A systematic review of men’s views and experiences of infant feeding: implications for midwifery practice

Earle, Sarah and Hadley, Robin (2018). A systematic review of men’s views and experiences of infant feeding: implications for midwifery practice. MIDIRS Midwifery Digest, 28(1)

Abstract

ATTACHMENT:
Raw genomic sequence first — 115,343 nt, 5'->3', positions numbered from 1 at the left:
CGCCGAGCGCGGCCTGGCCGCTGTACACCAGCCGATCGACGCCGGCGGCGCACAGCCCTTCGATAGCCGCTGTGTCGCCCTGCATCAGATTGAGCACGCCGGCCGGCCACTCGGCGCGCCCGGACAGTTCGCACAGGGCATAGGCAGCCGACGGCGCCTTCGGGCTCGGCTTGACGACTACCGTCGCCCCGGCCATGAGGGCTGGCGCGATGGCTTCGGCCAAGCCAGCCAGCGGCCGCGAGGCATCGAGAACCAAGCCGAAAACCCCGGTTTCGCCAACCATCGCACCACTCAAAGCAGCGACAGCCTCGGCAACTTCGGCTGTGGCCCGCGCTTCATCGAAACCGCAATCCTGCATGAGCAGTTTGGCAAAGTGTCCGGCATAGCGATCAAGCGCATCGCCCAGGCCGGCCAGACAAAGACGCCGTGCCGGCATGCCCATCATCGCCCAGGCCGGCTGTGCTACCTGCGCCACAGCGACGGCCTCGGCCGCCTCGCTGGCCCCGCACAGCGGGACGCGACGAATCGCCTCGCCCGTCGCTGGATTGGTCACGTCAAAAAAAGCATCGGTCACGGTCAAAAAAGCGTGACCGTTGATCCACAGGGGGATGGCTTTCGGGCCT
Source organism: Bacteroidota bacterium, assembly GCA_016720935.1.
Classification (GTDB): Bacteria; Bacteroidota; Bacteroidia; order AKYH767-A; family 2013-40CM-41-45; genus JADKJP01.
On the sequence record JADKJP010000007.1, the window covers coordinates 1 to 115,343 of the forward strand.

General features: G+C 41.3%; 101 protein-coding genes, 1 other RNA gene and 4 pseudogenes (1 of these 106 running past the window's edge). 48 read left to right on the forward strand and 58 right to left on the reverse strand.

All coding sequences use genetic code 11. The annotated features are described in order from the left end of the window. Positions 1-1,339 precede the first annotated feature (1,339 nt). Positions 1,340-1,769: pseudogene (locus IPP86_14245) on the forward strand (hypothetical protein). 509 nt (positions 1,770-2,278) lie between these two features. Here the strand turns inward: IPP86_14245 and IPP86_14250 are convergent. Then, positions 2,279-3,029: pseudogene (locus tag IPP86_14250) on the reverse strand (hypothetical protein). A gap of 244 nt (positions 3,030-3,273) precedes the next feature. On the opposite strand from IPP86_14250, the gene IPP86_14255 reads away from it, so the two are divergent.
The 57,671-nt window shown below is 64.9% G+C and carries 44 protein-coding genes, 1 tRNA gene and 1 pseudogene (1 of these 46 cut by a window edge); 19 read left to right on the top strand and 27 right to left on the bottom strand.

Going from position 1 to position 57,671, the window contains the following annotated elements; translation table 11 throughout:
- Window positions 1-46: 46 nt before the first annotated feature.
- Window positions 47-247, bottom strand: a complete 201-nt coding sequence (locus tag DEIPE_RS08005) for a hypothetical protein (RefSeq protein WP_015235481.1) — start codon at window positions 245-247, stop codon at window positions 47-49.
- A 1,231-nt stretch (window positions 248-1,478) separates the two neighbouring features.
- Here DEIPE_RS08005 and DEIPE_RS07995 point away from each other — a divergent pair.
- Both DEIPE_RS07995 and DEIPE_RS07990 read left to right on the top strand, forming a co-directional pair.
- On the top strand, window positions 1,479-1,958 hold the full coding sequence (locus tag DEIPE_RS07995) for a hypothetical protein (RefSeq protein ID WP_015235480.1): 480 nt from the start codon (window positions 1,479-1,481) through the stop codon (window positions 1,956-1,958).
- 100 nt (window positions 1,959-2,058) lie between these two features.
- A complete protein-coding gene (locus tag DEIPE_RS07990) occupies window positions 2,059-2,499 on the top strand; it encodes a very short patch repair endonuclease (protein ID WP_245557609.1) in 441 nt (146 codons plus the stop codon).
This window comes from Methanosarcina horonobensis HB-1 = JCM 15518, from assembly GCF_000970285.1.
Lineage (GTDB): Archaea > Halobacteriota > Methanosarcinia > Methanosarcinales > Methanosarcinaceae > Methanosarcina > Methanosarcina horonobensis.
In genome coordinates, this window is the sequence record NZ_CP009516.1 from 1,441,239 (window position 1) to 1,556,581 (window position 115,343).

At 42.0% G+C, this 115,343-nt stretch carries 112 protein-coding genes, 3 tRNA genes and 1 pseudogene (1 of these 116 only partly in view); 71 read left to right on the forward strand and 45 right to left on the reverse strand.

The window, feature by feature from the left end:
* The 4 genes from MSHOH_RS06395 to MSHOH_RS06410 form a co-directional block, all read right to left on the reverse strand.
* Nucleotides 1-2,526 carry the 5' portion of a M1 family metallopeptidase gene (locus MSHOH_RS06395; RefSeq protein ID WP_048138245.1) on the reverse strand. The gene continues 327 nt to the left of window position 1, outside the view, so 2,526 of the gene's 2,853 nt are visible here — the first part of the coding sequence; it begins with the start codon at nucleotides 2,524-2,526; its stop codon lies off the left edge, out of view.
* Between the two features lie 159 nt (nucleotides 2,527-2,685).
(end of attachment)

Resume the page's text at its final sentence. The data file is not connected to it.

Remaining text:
It is understood that men can perform an important role with respect to infant feeding, although questions remain as to how significant this role might be. In addition, much of the research on men and infant feeding is information gathered from women, rather than from the men themselves. In order to explore these issues further, a systematic review of the qualitative research in infant feeding has been carried out, focusing only on studies that have sought to elicit men’s own views and experiences. Evidence was identified through a variety of search strategies including database searching and manual citation searches, as well as searching the grey literature for unpublished data. A total of 20 research papers were included in the review and each study was summarised and analysed thematically to produce a synthesis. Five major analytical themes were identified: men’s knowledge of infant feeding; men’s views of health promotion; men’s role in infant feeding; men’s positive views on breastfeeding; and men’s negative views on breastfeeding. This paper explores these themes in the context of what the research implications might be for midwives and their practice.

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